The implications of artificial intelligence in finance

THE democratisation of artificial intelligence (AI) like ChatGPT (Generative Pre-trained Transformer) will lead to a proliferation of new startups, services and products that prospers our economy not just from a consumer perspective, but also for founders, creators and prosumers.

From a financial perspective, AI is particularly helpful in corporate finance as it can better predict and assess loan risks.

For companies looking to increase their value, AI technologies such as machine learning can help improve loan underwriting and reduce financial risks.

The use of AI in investment and banking, however, depends on the availability of large volumes of good-quality and timely data.

Financial institutions are using AI to derive more accurate and granular data insights to analyse large amounts of financial data which include market trends, customer behaviours and predictions of market conditions.

Analysing such data can help financial institutions make better investment decisions, identify frauds and improve their risk management.

Financial analysts and investors are using GPT-3 to generate financial reports and summaries.

Automating such tasks lowers overall costs as it reduces the need for manual labour.

AI can also help companies stay more compliant by automatically identifying any data that is not complying with regulatory standards.

It can significantly improve the finance sector’s efficiency, accuracy, and compliance.

For example, ChatGPT benefits the finance and accounting sector in terms of automating repetitive tasks such as data entry, invoice processing and report generation.

Such automation results in fewer human errors and more accuracy in data entry and report generation tasks.

As AI continues to be improved, it can now understand and respond to natural language inputs, making it more effective at handling customer inquiries and providing financial advice.

ChatGPT for instance is automating routine tasks such as account management and balance inquiries and improving the overall customer experience and satisfaction.

Overall, companies in the financial sector can use AI to improve their operations, gain a competitive advantage and create new growth opportunities.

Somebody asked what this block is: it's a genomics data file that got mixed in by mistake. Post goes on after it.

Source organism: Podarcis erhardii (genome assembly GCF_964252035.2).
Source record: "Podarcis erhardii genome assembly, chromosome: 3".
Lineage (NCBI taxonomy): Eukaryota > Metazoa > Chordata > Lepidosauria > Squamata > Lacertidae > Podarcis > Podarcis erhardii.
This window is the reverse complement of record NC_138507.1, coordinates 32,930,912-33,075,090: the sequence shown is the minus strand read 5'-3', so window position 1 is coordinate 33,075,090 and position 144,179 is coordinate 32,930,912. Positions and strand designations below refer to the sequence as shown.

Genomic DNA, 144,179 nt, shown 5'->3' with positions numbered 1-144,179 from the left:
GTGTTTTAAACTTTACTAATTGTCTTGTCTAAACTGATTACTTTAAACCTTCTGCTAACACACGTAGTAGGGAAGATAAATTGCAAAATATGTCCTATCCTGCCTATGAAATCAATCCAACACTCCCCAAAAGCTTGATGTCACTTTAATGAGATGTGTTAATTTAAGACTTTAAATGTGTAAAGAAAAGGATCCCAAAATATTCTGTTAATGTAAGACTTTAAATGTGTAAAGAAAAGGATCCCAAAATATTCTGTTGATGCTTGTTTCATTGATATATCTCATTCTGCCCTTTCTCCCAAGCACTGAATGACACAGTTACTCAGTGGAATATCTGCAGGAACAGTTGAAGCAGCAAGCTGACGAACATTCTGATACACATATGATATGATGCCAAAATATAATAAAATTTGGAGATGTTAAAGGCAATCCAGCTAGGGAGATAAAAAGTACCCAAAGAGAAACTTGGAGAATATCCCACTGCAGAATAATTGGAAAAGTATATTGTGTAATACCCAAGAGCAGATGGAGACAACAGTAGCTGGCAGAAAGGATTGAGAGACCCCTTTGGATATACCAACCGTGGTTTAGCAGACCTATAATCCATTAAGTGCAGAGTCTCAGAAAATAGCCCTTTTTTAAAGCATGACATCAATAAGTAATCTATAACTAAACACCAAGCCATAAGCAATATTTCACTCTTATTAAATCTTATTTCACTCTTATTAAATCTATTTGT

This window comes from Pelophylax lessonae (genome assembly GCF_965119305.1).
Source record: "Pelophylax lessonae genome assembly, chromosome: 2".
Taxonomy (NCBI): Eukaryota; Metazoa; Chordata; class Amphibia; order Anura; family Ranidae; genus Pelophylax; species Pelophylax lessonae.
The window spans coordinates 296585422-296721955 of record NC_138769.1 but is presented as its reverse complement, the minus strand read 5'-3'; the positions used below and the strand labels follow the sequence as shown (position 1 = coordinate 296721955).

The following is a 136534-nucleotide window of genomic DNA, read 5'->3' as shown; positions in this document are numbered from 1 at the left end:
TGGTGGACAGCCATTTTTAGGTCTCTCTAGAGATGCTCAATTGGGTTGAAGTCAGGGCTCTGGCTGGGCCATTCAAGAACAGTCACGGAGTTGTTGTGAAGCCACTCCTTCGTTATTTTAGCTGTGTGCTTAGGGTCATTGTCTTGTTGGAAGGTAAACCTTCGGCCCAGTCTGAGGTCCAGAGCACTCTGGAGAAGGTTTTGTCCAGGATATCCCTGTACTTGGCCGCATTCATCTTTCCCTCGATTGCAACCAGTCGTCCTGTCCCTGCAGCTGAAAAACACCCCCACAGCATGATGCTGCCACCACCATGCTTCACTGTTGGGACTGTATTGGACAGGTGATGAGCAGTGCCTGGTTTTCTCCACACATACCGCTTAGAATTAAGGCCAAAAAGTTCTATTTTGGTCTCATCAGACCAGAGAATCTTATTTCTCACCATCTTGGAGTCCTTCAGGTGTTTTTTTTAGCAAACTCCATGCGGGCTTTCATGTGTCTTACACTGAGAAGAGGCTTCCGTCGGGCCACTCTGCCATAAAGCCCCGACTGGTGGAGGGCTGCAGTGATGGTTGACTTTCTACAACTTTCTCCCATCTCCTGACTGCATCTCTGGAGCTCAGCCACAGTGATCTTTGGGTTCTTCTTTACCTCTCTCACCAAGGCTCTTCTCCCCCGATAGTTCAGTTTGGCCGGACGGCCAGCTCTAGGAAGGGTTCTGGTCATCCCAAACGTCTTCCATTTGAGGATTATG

Incorporating AI in finance allows for the handling of routine tasks such as balance inquiries and payment information, reducing the workload of call centre staff and allowing them to focus on more complex and specialised tasks and strategies.

However, there are certain hurdles that we must cross if we are to consider the full implementation of AI in financial institutions.

With the storage and use of large quantities of sensitive data, data privacy and cybersecurity are of paramount importance.

Difficulties in explaining the rationale of AI financial decisions are increasingly an important issue as AI algorithms may uncover unknown correlations in data sets that stakeholders may struggle to understand due to the underlying causality being unknown.

These models may perform poorly in the event of major and sudden movements in input data, resulting in the breakdown of established correlations (for example, in response to a crisis), potentially providing inaccurate decisions, with adverse outcomes for financial institutions or their clients.

Another point to note is AI’s ability to replicate what seems like authentic human speech speaks to an innate aspect of the human experience, inciting empathy automatically.

When a machine elicits empathy, it raises the question of whether that is truly a sign of humanity, perhaps lowering our responsiveness to empathy toward real humans.

AI creations blur the boundaries of humanity, distorting perceptions of ourselves. That is the most dangerous part.

As machine learning and the development of general artificial intelligence continue to progress, this is certainly of concern.

As more economic activities become automated, we may be looking at a development of a similar magnitude as the last industrial revolution.

The question for humanity is what people will choose to do with our minds once they are liberated from many of the tasks that can now be handed over to an AI.

While it is true that AI could also free us, thus amplifying our capabilities and economy, humanity could be justifiably worried as the rise of AI could result in people facing mass unemployment and a replacement of human tasks that give us meaning.

Though it is important to note that without leveraging the uniquely human factors of empathy and understanding, financial institutions might struggle to build relationships with their customers, which is harmful to retention.

In this way, it is essential to have a significant human component in customer service strategies.

For institutions to succeed, they must establish a balance between human interaction and digital tools.

Combining the two will see bigger increases in customer loyalty and retention, rather than focusing on one.

What is clear is that people have an opportunity to leverage AI to build a better future if they choose to apply it with ethics, intelligence and creativity.

Dr Uma Murthy is a lecturer for the School of Accounting and Finance, Faculty of Business and Law, Taylor’s University. Comments: [email protected]


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